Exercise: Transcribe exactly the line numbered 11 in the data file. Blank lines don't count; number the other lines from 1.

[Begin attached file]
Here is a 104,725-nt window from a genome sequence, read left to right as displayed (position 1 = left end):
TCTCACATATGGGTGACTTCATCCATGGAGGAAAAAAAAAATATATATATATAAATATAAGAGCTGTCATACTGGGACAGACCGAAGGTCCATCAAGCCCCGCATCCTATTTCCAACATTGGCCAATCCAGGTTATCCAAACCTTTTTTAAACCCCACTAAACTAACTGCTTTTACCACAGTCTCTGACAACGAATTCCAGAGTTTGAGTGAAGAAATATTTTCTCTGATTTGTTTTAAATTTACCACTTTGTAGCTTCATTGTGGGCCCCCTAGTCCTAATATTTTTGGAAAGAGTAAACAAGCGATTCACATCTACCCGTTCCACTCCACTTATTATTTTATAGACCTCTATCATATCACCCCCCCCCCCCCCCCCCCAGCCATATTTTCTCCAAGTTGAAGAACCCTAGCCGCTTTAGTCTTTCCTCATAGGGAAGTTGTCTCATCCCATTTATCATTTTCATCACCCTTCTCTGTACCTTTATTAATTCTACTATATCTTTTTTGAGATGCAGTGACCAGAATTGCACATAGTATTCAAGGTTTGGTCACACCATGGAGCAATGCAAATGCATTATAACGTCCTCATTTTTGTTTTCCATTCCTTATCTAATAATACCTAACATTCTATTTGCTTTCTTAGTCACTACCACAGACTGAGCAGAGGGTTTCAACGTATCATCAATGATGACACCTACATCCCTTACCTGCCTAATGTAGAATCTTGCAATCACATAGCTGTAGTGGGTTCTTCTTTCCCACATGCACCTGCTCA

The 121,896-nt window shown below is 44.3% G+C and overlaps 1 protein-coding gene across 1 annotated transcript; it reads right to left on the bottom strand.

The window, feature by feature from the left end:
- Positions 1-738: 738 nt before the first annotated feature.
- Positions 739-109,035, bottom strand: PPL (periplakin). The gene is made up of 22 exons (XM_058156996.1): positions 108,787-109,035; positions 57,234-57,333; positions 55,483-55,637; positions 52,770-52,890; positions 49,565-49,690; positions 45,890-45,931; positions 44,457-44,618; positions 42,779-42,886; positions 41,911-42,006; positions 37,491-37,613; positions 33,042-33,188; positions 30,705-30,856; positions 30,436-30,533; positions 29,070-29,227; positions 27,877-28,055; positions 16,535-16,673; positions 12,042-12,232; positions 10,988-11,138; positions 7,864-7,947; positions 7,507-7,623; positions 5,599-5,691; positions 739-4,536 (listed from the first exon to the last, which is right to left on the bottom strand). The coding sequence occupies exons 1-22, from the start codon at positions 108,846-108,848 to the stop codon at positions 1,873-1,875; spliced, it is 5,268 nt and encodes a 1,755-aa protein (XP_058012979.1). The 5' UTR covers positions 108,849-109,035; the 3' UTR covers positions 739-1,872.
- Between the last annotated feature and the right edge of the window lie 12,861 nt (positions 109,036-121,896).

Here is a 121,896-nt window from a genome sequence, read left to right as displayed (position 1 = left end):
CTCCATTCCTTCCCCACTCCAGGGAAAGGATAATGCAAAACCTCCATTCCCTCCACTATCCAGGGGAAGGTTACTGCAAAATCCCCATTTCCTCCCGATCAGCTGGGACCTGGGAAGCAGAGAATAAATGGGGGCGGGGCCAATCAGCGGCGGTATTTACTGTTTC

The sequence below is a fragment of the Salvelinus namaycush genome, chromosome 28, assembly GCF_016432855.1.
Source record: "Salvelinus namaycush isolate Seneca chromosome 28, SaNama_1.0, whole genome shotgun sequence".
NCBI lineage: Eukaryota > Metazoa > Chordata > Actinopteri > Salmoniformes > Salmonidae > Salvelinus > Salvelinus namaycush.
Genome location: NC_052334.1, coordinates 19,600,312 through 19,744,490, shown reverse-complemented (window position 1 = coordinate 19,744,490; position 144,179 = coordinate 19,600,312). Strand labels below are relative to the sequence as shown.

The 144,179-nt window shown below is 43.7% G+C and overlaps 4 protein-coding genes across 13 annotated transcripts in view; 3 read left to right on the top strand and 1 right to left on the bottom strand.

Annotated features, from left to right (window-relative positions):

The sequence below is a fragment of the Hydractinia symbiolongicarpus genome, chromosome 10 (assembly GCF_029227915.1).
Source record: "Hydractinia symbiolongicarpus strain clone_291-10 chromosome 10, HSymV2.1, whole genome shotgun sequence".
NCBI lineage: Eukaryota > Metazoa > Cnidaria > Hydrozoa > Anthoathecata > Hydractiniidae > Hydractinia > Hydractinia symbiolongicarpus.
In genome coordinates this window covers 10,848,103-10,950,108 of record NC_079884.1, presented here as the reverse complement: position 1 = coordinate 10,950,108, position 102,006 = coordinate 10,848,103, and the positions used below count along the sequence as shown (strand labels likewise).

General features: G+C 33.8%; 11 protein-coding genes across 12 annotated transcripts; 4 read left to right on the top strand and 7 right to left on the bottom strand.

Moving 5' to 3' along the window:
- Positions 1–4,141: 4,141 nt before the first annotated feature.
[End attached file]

Source record: "Salvelinus namaycush isolate Seneca chromosome 28, SaNama_1.0, whole genome shotgun sequence".